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Through The Archives: West Brom

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Our new series continues as we look at programmes from clashes with West Brom from decades gone by.

Everton 1-0 West Bromwich Albion - 23 November 2002

The matchday programme from the home meeting with the Baggies in 2002/03 was a ‘special edition', produced to commemorate the Blues' first meeting that season against a founder member of the Football League, in what was the Club's 100th top-flight campaign.

Editor Darren Griffiths, in his column, said the publication would become a ‘collector's item' and that the whole matchday experience would hopefully be something to ‘really look back on'. Evertonians would go home happy after seeing their side take all three points - the Toffees' sixth straight victory - but the contest was far from a classic with Tomas Radzinksi's first-half strike proving the difference.



Duncan Ferguson was the Everton captain at the time and in his programme notes that afternoon the big Scot praised the recent performances of Tobias Linderoth and Gary Naysmith, along with keeper Richard Wright who had recorded four consecutive clean sheets for the Blues. The skipper felt that people were ‘taking notice' of Everton after they had catapulted themselves into third place in the Premier League table.

The programme examined David Unsworth, comparing the left-back's performances that season with his opposite number that day, Neil Clement. The stats were firmly stacked in favour of the Chorley-born man who had scored more goals, had a better pass completion rate, made more clearances and even embarked on more dribbles than the West Brom defender!
 
Bill Kenwright took time to answer the ‘Give us a minute please' feature. The Blues chairman revealed that his most treasured Everton souvenir was a scrap book he made of that ‘deliriously wonderful weekend' in 1966 when the Blues lifted the FA Cup. He also explained that one of his all-time favourite Everton goals was ‘Inchy's at Oxford' and the first autograph he obtained was of Jimmy O'Neill who he described as a ‘great Everton goalkeeper'.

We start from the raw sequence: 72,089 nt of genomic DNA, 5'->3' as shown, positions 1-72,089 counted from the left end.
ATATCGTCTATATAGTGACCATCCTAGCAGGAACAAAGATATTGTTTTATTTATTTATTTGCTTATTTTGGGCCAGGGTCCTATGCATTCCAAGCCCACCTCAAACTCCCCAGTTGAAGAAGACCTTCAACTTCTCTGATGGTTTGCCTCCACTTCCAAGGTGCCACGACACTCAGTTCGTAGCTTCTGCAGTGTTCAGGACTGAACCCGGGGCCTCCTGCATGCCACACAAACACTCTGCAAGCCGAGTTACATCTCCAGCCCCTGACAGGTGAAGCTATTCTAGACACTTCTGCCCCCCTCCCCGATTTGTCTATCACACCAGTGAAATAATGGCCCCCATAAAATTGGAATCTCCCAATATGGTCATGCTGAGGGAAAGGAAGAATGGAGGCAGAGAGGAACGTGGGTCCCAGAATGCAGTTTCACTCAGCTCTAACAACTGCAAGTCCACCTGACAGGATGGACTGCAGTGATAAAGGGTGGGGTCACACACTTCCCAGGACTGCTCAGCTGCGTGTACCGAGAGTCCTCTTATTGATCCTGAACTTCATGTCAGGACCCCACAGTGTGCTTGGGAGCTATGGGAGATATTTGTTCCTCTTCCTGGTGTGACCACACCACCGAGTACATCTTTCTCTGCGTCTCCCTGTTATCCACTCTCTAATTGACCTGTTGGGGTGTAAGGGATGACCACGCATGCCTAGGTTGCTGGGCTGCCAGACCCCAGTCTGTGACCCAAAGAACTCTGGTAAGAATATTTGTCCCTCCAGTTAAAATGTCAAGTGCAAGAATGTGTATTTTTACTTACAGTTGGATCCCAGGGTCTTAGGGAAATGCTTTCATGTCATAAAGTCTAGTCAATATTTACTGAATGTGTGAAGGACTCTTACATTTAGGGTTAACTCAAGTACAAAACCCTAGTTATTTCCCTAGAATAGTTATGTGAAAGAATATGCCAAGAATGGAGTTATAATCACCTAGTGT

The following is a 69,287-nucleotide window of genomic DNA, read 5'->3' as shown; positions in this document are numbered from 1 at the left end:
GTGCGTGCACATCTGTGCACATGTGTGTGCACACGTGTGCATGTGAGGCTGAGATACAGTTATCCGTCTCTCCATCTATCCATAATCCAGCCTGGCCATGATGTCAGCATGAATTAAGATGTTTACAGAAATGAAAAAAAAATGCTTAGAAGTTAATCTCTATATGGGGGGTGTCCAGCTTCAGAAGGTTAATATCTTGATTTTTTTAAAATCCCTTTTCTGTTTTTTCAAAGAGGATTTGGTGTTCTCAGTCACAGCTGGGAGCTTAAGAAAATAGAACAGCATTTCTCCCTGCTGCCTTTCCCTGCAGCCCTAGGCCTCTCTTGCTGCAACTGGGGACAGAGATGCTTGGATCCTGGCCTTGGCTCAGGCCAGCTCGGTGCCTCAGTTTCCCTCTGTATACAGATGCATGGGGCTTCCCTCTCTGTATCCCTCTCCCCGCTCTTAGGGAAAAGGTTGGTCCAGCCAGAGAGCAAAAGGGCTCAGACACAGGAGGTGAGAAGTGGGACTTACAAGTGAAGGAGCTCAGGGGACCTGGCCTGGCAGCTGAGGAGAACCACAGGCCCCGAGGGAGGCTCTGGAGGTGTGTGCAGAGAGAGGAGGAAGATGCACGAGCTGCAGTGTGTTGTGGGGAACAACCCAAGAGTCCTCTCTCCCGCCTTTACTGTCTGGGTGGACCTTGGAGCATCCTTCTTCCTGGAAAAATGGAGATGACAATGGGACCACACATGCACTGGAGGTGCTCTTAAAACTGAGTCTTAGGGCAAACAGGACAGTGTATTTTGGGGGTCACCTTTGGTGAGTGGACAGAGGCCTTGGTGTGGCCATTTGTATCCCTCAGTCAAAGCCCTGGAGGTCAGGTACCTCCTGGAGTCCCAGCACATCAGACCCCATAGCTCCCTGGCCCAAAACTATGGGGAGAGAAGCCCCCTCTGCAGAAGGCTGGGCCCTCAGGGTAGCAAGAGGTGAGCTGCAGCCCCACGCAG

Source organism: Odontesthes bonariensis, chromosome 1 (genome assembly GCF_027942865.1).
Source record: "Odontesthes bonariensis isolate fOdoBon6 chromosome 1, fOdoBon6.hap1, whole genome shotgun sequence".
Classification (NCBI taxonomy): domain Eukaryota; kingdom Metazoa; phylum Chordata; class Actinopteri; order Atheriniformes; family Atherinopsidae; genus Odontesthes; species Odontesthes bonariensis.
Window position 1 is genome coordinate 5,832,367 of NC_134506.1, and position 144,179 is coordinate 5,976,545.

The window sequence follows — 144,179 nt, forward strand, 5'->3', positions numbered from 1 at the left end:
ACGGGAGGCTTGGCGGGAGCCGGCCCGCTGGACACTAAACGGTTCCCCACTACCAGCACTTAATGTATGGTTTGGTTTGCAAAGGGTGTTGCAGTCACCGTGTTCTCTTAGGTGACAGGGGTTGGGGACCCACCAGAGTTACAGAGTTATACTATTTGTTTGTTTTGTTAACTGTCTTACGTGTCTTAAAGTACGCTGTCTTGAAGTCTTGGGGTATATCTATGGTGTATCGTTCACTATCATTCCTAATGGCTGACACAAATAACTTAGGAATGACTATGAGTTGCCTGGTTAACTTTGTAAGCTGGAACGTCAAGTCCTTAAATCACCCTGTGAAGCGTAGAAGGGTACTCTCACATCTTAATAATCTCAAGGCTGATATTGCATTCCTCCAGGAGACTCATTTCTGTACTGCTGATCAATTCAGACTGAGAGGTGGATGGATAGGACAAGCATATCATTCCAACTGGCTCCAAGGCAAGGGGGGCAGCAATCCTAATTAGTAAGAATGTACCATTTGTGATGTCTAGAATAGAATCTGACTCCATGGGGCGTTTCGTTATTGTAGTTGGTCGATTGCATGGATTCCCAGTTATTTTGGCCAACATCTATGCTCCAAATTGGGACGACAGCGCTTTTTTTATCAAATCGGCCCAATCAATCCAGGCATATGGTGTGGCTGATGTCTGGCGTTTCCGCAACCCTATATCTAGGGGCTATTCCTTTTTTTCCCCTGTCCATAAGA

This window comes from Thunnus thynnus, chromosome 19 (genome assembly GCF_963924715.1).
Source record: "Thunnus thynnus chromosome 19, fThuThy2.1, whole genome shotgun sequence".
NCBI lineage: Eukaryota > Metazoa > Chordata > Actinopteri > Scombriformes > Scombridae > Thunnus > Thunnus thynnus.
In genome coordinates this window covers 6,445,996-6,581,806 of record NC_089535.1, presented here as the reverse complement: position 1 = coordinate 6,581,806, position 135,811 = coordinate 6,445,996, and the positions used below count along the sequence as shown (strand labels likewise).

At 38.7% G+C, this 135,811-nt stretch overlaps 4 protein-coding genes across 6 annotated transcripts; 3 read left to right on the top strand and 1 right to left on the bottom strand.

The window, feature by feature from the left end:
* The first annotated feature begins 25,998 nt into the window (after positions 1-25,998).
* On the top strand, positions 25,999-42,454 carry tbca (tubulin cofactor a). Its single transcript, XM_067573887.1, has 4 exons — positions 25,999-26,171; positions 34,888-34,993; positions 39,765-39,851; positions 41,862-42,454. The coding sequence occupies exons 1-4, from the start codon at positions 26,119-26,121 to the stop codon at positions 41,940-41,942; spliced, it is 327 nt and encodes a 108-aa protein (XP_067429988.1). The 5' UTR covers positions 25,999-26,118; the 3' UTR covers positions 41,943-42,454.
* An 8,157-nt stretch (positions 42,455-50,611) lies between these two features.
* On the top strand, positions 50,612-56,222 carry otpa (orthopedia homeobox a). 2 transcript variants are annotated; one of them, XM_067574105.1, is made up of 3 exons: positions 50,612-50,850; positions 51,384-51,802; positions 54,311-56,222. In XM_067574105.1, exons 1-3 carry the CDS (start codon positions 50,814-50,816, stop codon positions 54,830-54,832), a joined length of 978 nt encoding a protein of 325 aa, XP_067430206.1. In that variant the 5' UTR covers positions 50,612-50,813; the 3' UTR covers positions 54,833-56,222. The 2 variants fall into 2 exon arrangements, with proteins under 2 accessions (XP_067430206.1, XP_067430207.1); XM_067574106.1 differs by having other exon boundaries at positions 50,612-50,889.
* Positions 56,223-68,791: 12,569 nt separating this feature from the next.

Attached in the centre pages was also an exact replica of the matchday programme from the first-ever meeting with West Bromwich Albion which took place on Saturday 23 February, 1889.  

Everton 1-0 West Bromwich Albion - 11 January 1989

Everton entertained West Bromwich Albion in a FA Cup third round replay in January 1989. The first tie at the Hawthorns finished 1-1 but the Blues progressed in the second meeting thanks to Kevin Sheedy's winner.

While the Republic of Ireland was the star of the show on the pitch, it was Paul Bracewell who took centre stage in the matchday programme that evening.

The midfielder was the subject of the ‘personal opinion' feature, in which he said the best place he visited for a football trip was Hawaii, Neil Pointon and Graeme Sharp were amongst the worst dressed members of the 1988/89 Everton squad, and that John Bailey was the liveliest character he has ever met in football. He also said he would love to ‘have a crack' at Mastermind!



Colin Harvey's programme notes for the game referenced the fact that Everton had to play seven matches to make it into round five of the FA Cup the previous season. The then-Blues boss also reflected on the defeat to Nottingham Forest in the previous league game which brought a ten-match unbeaten run to an end.

The match action section had snaps from the first tie, including one of Kevin Sheedy's trademark free-kick, while in another interview, the Blues back-up stopper Mike Stowell reckoned that a reserve match at Coventry just before Christmas put him amongst the very few goalkeepers who have scored direct from a clearance!

Everton 0-1 West Bromwich Albion - 18 May 1968

Everton have won the FA Cup five times - but the members of the 1968 side had to accept runners-up medals after they were beaten by West Bromwich Albion in that year's final at Wembley.

The 24-page programme for that game describes Harry Catterick's team as ‘Exciting Everton - the club with a brilliant past and a great future!'

Another summary of the Toffees from that publication could still be uttered today, as Roberto Martinez implements his stylish brand of football on the current crop of Blues. It reads: ‘Throughout their long and honour-studded career, Everton have been one of the Football League's outstanding members, famed alike for their sportsmanship and the calibre of their football'.



The player profiles make for interesting reading. Joe Royle is described a striker who is ‘particularly good with his head', Alex Young is labelled as one of Everton's ‘most popular players who is stylish in all he does' and Howard Kendall earns praise for ‘never showing nerves'.

The programme also reflects on Everton's cup triumph from two years earlier when the Blues staged a sensational comeback to take home the trophy, beating Sheffield Wednesday 3-2. Unfortunately there was to be no repeat in 1968 as a late Jeff Astle decided the game in the Baggies' favour.

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